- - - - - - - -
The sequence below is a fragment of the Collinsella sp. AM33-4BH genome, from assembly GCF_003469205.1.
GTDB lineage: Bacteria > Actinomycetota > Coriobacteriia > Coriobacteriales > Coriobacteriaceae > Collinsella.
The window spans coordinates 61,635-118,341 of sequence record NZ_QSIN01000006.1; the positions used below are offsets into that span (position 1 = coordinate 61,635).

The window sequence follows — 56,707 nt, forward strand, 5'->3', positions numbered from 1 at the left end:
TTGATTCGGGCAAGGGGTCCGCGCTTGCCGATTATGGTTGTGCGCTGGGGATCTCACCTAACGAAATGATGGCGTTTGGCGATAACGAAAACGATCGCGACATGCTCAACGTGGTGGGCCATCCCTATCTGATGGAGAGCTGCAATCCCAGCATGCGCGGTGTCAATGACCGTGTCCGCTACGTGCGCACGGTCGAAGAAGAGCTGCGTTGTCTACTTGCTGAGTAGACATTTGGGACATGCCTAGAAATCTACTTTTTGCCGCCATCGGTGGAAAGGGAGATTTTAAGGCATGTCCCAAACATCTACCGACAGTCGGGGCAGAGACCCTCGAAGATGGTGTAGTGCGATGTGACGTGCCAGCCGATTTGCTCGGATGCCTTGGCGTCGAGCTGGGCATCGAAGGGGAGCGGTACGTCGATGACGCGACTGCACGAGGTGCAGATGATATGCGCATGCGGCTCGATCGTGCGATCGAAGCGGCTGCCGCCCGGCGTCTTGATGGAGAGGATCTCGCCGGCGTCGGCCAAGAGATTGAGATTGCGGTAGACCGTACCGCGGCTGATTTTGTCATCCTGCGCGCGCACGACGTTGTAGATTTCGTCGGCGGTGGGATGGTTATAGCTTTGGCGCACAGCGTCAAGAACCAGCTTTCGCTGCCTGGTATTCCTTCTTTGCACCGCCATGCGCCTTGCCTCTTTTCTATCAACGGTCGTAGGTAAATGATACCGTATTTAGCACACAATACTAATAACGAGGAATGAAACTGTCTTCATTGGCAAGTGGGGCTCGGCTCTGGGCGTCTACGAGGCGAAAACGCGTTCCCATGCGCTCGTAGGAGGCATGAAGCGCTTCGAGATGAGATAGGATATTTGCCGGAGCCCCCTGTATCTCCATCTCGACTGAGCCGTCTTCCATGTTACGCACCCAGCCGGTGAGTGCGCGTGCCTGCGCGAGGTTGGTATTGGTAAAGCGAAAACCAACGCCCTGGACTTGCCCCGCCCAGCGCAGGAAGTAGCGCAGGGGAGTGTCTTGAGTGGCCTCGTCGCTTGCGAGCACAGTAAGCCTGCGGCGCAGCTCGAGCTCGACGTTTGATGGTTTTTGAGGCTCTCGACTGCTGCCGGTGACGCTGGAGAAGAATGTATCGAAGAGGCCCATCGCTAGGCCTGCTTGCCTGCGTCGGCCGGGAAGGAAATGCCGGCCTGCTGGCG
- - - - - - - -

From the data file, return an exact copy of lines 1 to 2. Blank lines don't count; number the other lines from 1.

The sequence below is a fragment of the Collinsella sp. AM33-4BH genome, from assembly GCF_003469205.1.
GTDB lineage: Bacteria > Actinomycetota > Coriobacteriia > Coriobacteriales > Coriobacteriaceae > Collinsella.